It is not just the kindergarten building that keeps the whole village standing — it's the wonder and hope of all these children. I hope you will continue to support Kindergarten Scholarships for Palestine – especially the Kindergarten in Al Aqaba. P.S On Wednesday, March 18th you can stretch your donation to Kindergarten Scholarships further! It's a Global Giving match day and all donations up to $1,000 will be matched by 30% starting at 9 a.m. EST. Set your alarms!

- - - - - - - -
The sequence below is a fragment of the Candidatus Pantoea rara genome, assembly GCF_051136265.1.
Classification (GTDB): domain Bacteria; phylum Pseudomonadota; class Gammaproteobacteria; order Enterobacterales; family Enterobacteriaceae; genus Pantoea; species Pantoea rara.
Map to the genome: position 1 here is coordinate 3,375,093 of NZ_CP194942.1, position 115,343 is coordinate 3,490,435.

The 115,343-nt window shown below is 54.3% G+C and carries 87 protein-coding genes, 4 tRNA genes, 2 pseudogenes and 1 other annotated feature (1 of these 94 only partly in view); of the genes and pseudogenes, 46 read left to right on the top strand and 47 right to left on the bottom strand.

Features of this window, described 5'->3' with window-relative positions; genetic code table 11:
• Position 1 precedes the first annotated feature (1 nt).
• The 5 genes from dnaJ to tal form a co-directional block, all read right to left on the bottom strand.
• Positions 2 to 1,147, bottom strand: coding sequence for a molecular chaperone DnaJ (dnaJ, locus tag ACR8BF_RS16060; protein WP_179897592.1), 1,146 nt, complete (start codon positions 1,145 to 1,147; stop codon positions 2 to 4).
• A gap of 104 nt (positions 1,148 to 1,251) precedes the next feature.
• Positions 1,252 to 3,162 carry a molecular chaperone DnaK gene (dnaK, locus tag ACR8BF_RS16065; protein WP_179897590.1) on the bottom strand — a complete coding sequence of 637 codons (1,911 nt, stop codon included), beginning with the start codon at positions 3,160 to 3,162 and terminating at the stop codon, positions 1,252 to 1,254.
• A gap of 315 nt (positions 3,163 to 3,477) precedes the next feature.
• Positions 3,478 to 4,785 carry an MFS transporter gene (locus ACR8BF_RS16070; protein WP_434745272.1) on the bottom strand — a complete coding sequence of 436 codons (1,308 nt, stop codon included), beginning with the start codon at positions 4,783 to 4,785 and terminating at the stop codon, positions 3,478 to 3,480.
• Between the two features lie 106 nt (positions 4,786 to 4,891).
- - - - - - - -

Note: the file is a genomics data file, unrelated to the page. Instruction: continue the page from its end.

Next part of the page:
The Rural Women’s Association of Al Aqaba is making good progress in their development of a business plan for the Rural Women’s Restaurant, yet to be built. Last month, I visited Al Aqaba village and joined the Rural Women’s Center’s board in a meeting with youth from the entrepreneurs club of Al Aqaba. We discussed how to implement a survey of potential customers, created by the Middle East Investment Initiative (MEII) team to determine how many people would come to the future Rural Women’s Restaurant. The MEII Technical Assistance Program team has come to Al Aqaba to hold discussions with Al Aqaba Rural Women Association, Al Aqaba village council and Rebuilding Alliance. Rebuilding Alliance had introduced the MEII Technical Assistance Program to the Al Aqaba Rural Womens Association to help plan their income-generating enterprises, specifically their restaurant, guest house, and wedding hall. They start with a restaurant that would serve different groups: (1) the community of Al Aqaba village and surrounding area, (2) students at the kindergarten and elementary school, and maybe also schools nearby, (3) governmental and non-governmental visitors attending workshops and meetings in Al Aqaba (there is a vibrant conference center) and (4) internationals delegations and visitors. The survey targeted three areas; Al Aqaba village, Tayaseer village and Tubas town. We were delighted to have the help of the youth of Al Aqaba in this task. 12 volunteers attended the meeting; 4 from each area. Based on the population of each area, they completed 120 surveys for Tubas area, 50 for Tayaseer and 50 for Al Aqaba. Ibn Rush’d Librarian Kefah Taleb (who is also the coordinator for the Ibn Rush’d Youth Entrepreneurship program) helped in planning and tabulated their results.